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Automatic caries detection in bitewing radiographs: part I—deep learning



The aim of this work was to assemble a large annotated dataset of bitewing radiographs and to use convolutional neural networks to automate the detection of dental caries in bitewing radiographs with human-level performance.

Materials and methods

A dataset of 3989 bitewing radiographs was created, and 7257 carious lesions were annotated using minimal bounding boxes. The dataset was then divided into 3 parts for the training (70%), validation (15%), and testing (15%) of multiple object detection convolutional neural networks (CNN). The tested CNN architectures included YOLOv5, Faster R-CNN, RetinaNet, and EfficientDet. To further improve the detection performance, model ensembling was used, and nested predictions were removed during post-processing. The models were compared in terms of the \(F_1\) score and average precision (AP) with various thresholds of the intersection over union (IoU).


The twelve tested architectures had \(F_1\) scores of 0.72–0.76. Their performance was improved by ensembling which increased the \(F_1\) score to 0.79–0.80. The best-performing ensemble detected caries with the precision of 0.83, recall of 0.77, \(F_1=0.80\), and AP of 0.86 at IoU=0.5. Small carious lesions were predicted with slightly lower accuracy (AP 0.82) than medium or large lesions (AP 0.88).


The trained ensemble of object detection CNNs detected caries with satisfactory accuracy and performed at least as well as experienced dentists (see companion paper, Part II). The performance on small lesions was likely limited by inconsistencies in the training dataset.

Clinical significance

Caries can be automatically detected using convolutional neural networks. However, detecting incipient carious lesions remains challenging.

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Data availability statement

The cource code for the method described here is available at and the test dataset is available in Mendelay Data [35].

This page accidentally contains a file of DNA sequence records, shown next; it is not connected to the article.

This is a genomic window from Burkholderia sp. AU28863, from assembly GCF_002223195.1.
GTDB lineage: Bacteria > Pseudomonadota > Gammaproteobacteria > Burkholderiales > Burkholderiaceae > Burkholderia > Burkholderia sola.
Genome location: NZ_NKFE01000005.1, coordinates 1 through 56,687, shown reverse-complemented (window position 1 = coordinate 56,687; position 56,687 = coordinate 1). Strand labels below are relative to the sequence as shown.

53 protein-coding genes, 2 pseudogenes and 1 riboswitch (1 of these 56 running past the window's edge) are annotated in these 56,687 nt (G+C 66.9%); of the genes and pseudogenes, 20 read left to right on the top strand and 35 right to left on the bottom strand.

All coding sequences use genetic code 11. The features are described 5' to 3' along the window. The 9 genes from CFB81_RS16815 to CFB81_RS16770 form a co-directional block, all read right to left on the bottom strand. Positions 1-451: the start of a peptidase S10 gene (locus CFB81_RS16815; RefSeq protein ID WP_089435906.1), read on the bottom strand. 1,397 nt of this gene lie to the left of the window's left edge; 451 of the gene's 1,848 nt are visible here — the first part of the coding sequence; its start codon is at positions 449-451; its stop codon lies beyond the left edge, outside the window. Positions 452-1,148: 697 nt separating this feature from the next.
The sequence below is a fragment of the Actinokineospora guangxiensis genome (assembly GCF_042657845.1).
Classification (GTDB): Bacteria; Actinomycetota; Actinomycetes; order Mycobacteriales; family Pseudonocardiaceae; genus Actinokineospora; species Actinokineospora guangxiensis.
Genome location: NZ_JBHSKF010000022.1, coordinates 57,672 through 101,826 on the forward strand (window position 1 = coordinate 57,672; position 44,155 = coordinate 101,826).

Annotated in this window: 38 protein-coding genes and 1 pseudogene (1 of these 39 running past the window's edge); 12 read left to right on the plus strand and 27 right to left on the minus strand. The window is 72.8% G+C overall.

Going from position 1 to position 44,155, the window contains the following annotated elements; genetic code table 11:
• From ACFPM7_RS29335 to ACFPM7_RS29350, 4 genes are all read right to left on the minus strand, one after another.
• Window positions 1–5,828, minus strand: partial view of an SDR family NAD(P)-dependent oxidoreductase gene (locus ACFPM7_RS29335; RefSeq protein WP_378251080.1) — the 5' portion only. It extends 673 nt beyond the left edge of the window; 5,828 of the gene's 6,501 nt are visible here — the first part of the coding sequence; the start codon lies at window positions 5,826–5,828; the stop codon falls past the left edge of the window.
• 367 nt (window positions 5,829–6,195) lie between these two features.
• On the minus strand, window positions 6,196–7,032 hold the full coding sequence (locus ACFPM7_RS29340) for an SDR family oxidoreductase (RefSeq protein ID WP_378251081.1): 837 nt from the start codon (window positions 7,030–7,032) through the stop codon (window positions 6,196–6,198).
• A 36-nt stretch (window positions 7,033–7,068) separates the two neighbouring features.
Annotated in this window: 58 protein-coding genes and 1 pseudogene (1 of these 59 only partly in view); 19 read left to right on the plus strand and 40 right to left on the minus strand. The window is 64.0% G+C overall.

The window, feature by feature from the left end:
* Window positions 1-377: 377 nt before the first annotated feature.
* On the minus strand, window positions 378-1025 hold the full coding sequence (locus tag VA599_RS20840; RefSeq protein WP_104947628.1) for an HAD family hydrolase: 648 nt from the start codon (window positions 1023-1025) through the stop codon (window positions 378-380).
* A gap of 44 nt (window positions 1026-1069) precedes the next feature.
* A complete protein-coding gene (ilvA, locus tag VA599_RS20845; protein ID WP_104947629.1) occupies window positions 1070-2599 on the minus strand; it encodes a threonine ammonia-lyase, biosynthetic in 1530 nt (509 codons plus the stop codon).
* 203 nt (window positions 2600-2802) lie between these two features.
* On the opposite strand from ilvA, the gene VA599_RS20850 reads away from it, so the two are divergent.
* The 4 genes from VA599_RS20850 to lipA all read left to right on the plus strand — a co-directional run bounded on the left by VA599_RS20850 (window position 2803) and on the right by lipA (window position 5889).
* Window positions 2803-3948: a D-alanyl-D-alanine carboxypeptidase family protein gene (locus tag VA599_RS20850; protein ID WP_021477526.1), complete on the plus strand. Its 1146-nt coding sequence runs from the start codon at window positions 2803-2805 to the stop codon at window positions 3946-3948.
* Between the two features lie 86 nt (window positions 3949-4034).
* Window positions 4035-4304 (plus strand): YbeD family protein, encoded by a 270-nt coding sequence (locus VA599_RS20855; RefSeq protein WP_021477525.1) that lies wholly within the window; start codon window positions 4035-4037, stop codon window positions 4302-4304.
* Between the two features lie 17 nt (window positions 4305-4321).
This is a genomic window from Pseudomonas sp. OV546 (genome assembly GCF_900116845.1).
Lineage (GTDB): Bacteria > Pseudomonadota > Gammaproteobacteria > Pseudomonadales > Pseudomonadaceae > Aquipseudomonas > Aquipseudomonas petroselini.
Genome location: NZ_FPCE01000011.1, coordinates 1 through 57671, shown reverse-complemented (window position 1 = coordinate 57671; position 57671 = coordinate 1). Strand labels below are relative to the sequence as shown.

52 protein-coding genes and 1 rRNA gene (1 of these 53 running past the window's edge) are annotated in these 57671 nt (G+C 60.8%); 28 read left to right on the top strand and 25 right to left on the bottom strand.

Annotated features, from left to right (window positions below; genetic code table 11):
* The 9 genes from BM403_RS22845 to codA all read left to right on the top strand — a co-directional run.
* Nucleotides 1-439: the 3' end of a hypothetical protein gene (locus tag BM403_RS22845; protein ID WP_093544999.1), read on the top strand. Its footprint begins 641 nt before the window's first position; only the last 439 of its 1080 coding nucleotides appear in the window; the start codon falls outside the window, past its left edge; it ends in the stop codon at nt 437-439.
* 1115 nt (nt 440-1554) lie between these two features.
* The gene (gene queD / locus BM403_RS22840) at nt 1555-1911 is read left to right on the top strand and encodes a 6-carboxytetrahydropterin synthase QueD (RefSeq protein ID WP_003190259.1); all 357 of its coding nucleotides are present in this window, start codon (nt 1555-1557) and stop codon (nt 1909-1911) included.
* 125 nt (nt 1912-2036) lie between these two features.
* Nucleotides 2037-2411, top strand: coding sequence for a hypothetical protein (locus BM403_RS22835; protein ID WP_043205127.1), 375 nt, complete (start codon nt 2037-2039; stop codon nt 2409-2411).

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This work was supported by the General University Hospital in Prague (project GIP-21-SL-01-232) and by the OP VVV funded project CZ.02.1.01/0.0/0.0/16_019/0000765 “Research Center for Informatics”. The study sponsors had no involvement in the study design, analysis, interpretation of the data, writing, or choosing the publication venue.

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Authors and Affiliations



L.K.: implementation, experiments, writing and editing. J.K.: image analysis, machine learning and statistical methodology, supervision of the implementation and experiments, writing and editing. V.N.: data validation and annotation, writing and editing. A.T.: conceptualization, data curation and annotation, writing and editing.

Corresponding author

Correspondence to Jan Kybic.

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Ethics approval

This research was approved by the Ethics Committee of the General University Hospital in Prague, protocol number 82/21. The patients signed a written informed consent, agreeing with the use of their data in anonymized form for research purposes.

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The authors declare no competing interests.

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Kunt, L., Kybic, J., Nagyová, V. et al. Automatic caries detection in bitewing radiographs: part I—deep learning. Clin Oral Invest (2023).

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